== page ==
Silver wins Gold: Ranking the poll aggregators in the 2016 presidential election

It’s taken me a few days to write this because I’ve been basically unconscious for the last 3 days.  To recap, Hillary Clinton, certainly a weak candidate, but also clearly the most qualified candidate to ever run for president, got hundred of thousands (and when it’s all said and done likely millions) more votes than Donald J. Trump, a racist, sexist, xenophobe, who doesn’t understand the Constitution, but the latter will be the president because we choose presidents based on a system that was created in a time when England had a king, some people owned other people, and before scientific evidence of germs.

Screen Shot 2016-11-12 at 8.53.52 PM.png

The silent majority isn’t a majority, it’s just an arbitrarily, geographically well located minority.  I know this makes you want to scream into a pillow or punch a wall, but if you want to do something productive instead, here are some suggestions.

Anyway, the point of this post is to review the six poll aggregators that made numeric predictions for each state and were compiled on the New York Times The Upshot: New York Times (NYT), FiveThirtyEight (538), Huffington Post (HuffPost), PredictWise (PW), Princeton Election Consortium (PEC), and Daily Kos (DK) (The raw data can be found on my GitHub Page in the repo Statsinthewild).

Below is a sweet plot that I made comparing the predictions of these six aggregators.  I’ve ordered the states from most red to most blue based on the average of the six predictions from November 5 three days before the election.  Then for each state I plotted a boxplot for the distribution of the 6 predictions and overlaid the individual predictions on top.  The colors of the boxplots are blue if the state (or district) went to Clinton and red if they went to Trump.


What immediately stands out for me on this plot is how much lower the Clinton win probabilities were for 538 compared to the other five sets of predictions for states starting and Nevada and moving right on the plot towards bluer states.  Other notable outlying predictions include Huffington Post’s predictions for Florida and North Carolina, which were 97% and 89%, respectively. The New York Times had some outlying probabilities that were high for Clinton in states like Mississippi and Missouri as well as Utah and Georgia.  FiveThirtyEight had many outlying probabilities for the “blue” states, but their most notable outlier for the red states was Alaska, which they gave Clinton a 26% chance of winning.  The next highest probability for Clinton in Alaska was 10%.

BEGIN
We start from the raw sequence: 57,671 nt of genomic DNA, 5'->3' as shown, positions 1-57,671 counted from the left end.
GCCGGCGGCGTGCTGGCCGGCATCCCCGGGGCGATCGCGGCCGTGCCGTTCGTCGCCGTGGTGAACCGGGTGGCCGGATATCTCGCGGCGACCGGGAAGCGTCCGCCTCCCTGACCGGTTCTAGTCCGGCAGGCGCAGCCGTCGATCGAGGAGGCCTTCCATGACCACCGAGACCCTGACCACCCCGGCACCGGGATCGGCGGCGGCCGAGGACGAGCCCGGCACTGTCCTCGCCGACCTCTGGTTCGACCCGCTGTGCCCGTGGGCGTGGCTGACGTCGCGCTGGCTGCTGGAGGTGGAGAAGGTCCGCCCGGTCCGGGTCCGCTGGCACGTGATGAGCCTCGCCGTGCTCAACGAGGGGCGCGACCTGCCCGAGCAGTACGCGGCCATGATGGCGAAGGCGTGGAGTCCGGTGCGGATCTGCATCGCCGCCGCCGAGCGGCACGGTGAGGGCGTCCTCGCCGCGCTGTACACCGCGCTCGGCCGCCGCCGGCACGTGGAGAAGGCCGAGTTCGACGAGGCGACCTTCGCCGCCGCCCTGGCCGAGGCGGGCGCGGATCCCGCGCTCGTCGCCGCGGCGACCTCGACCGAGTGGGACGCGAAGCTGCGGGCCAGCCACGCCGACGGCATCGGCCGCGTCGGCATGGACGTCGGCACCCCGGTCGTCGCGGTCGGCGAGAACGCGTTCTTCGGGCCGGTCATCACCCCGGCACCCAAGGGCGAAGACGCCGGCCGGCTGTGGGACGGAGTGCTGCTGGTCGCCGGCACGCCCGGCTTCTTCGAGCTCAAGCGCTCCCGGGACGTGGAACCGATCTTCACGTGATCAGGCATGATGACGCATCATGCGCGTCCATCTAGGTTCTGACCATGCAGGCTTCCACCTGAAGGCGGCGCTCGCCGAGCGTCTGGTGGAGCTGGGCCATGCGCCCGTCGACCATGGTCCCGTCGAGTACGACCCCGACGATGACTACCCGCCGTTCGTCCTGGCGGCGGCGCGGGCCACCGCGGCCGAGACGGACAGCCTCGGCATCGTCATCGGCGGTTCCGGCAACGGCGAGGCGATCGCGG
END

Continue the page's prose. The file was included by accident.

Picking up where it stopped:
So now let’s analyze who was the best.  I’m going to do this in two ways: Brier Score and Logarithmic Loss.  I computed results based only on the 50 states and Washington, D.C. ignoring the weird districts in Maine and Nebraska.  Results are below: 

Average Rank Poll Aggregator Brier Score Log Loss
1 FiveThirtyEight 0.066 0.216
2 PredictWise 0.074 0.259
3.5 New York Times 0.088 0.281
3.5 Princeton Election Consortium 0.089 0.272
5 Daily Kos 0.091 0.402
6 Huffington Post 0.104 0.446

The worst of the poll aggregators was the Huffington Post.  This looks to be because of their overconfidence in Clinton in several states that Trump won. For example they had Pennsylvania and Wisconsin at >99% and 98% for Clinton, both of which she lost.  Daily Kos comes in 5th with a similar Brier score as Princeton Election Consortium and New York Times, but a much worse Log Loss.  Log loss punishes you heavily for being over confident and wrong, and with predictions like Michigan and Wisconsin at >99% and 99%, respectively, the Daily Kos got crushed by Log Loss.  New up we have Princeton Election Consortium and the New York Times who finished 3rd and 4th, respectively, using Brier score.  However, they flip flop rankings when using Log Loss.  Next up, and claiming the Silver medal is the market site PredictWise with a Brier score of 0.074 and a Log Loss of 0.259.

So who was the big “winner” of this Election?  Nate Silver.  A few days before the election I said that for him to look good in this election he needed it to be close or have Trump actually win.  Well Trump won and he was the only person who really gave Trump any chance of winning.  On top of that, his state by state predictions outperformed all of the other poll aggregators, and I’m crowning Nate Silver the champion of poll aggregators for the 2016 presidential election.  What Silver did better than any of the other models was when a state was truly a toss up, his model reflected it.  He had North Carolina, for instance, at 50% and Florida at 51% FOR the Republicans on November 5.  The only other set of predictions to get close to those numbers was PredictWise, which had North Carolina at 63% and Florida at 53% for Democrats.

Finally, here is a plot of the six poll aggregators with their Log Loss score on the x-axis and their Brier score on the y-axis.  Scores that are on the lower left are best and scores on the upper right are the worst.  PollAggregatorsComparisonBrier.png